From riots to student protests, Molotov cocktails to the guillotine, France has never shied away from radical social and political upheaval. Swarming with fuzzed-up guitars, hypnotic rhythms and sultry, sexy vocals, the cry of Vive la Révolution! has now been set to a beat. Crawling out from the dark, dance clubs of the Paris underground, If The Kids are looking to make the world party. Hard.
From the moment one-time dance club DJ Brice Montessuit heard Mademoiselle Marine sing at a chance meeting in Paris he knew she was the mellifluous voice who could take his love of all things electro and help to create the band he craved. Fellow cohorts from the club scene Vinz and Aymeric joined Brice and Marine on guitar and drums but one more thing stood in the pair’s way: the English language. Tired of curtailing to the demands of the French music industry and writing only in their native tongue, Brice was determined to take his music to the masses. So with melodies filling up their hard drives by the minute, the band, as Marine eloquently puts it, had to solve one simple problem: “I’m not so good in English.” But as if by magic the band found its very own ‘fifth Beatle’. Swooping in like some kind of rock’n’roll Superman to save the day came a mysterious lyric writer. However, like the truth behind Superman’s true identity, this enigmatic wordsmith also remains a mystery—even to the band itself. A relationship born out of MySpace, the band has never met its lyrical saviour. Girl? Boy? Man? Woman? A cyber Svengali of Malcolm McLaren proportions? Possibly an alien beaming in subliminal lyrics that will brainwash us all before the final invasion? Nobody knows; but it’s working.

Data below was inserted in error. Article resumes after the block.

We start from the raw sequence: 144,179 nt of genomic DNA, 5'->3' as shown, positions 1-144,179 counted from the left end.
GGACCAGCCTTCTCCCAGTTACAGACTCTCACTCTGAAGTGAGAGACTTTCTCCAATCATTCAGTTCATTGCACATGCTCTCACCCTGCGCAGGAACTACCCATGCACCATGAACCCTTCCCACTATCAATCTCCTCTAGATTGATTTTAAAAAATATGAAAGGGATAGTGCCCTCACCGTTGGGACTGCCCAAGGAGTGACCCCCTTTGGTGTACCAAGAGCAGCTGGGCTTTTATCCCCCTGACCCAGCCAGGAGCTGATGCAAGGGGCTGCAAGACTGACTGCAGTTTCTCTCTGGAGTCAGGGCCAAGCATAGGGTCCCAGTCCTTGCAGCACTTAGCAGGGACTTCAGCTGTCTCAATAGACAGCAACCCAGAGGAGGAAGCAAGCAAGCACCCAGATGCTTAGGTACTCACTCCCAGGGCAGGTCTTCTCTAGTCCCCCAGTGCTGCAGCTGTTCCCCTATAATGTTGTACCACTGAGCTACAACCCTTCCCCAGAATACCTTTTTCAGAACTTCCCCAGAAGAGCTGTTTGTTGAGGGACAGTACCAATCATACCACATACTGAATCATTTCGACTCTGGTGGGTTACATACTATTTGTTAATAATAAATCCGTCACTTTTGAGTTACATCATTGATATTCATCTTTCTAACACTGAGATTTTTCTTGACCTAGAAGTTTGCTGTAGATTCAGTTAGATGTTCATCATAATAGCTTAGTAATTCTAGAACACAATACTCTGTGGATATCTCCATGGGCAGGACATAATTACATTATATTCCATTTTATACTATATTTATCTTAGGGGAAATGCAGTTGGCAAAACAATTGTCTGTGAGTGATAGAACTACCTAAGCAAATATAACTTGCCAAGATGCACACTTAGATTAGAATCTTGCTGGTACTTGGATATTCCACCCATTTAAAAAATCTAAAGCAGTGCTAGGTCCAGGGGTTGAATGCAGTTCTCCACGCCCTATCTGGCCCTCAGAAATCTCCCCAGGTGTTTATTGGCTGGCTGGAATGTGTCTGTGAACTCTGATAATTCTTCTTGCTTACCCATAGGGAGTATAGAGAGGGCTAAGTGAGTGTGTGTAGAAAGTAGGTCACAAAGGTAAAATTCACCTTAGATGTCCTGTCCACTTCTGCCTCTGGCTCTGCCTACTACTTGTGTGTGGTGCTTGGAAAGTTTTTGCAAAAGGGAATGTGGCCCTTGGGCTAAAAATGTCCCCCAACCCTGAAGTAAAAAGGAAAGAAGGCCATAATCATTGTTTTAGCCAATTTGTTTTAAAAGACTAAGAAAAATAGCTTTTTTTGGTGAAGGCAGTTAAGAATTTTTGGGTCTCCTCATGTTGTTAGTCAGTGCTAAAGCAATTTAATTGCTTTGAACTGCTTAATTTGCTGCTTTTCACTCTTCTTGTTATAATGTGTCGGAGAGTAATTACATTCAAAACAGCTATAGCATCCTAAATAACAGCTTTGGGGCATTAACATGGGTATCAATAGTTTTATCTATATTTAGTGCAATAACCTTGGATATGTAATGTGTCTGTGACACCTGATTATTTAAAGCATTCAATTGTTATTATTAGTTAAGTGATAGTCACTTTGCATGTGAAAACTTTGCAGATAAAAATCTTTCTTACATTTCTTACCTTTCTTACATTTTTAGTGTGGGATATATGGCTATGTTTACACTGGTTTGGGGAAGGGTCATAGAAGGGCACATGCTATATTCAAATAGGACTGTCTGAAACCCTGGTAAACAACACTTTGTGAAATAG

With this problem solved the band barricaded itself up in a studio in Notre Dame and recorded the mercurial new single ‘Tell Me What You Want’, along with b-side and possible future single in its own right is ‘My Life Is Now’. It’s another dance floor grooving, alien punk monster and is currently chomping on your t.v’s as the soundtrack to the Alexa Chung fronted Lacoste Joy of Pink advertising campaign. With an album full of tracks that promise to live up to their debut’s beat-laden and raw power brilliance and playing Paris’s clubs by night with the kind of energy Brice yearned for from seeing the likes of Crystal Castles, LCD Soundsystem, MGMT, The Libertines and The White Stripes, If The Kids rock’n’roll destiny is complete.
Taking electro back to its raw core, it’s not surprising to learn that Punk has also played a big role in shaping the band—not least in its name. “When I was a teenager there was a French band that did a cover of ‘If The Kids Are United’ by Sham 69,” recalls Brice. “I looked up the lyrics and found them really cool—‘If the kids are united, they will never be divided’. So I’d kept that in my mind and thought it was a great name for a band. That was very inspirational for the music we’re making.”
Parisian-punk-electro or simply a 21st century take on classic rock’n’roll, it doesn’t matter what you call it or how you try to describe it ‘cause one thing’s for sure—If The Kids are united in making the world dance to their beat.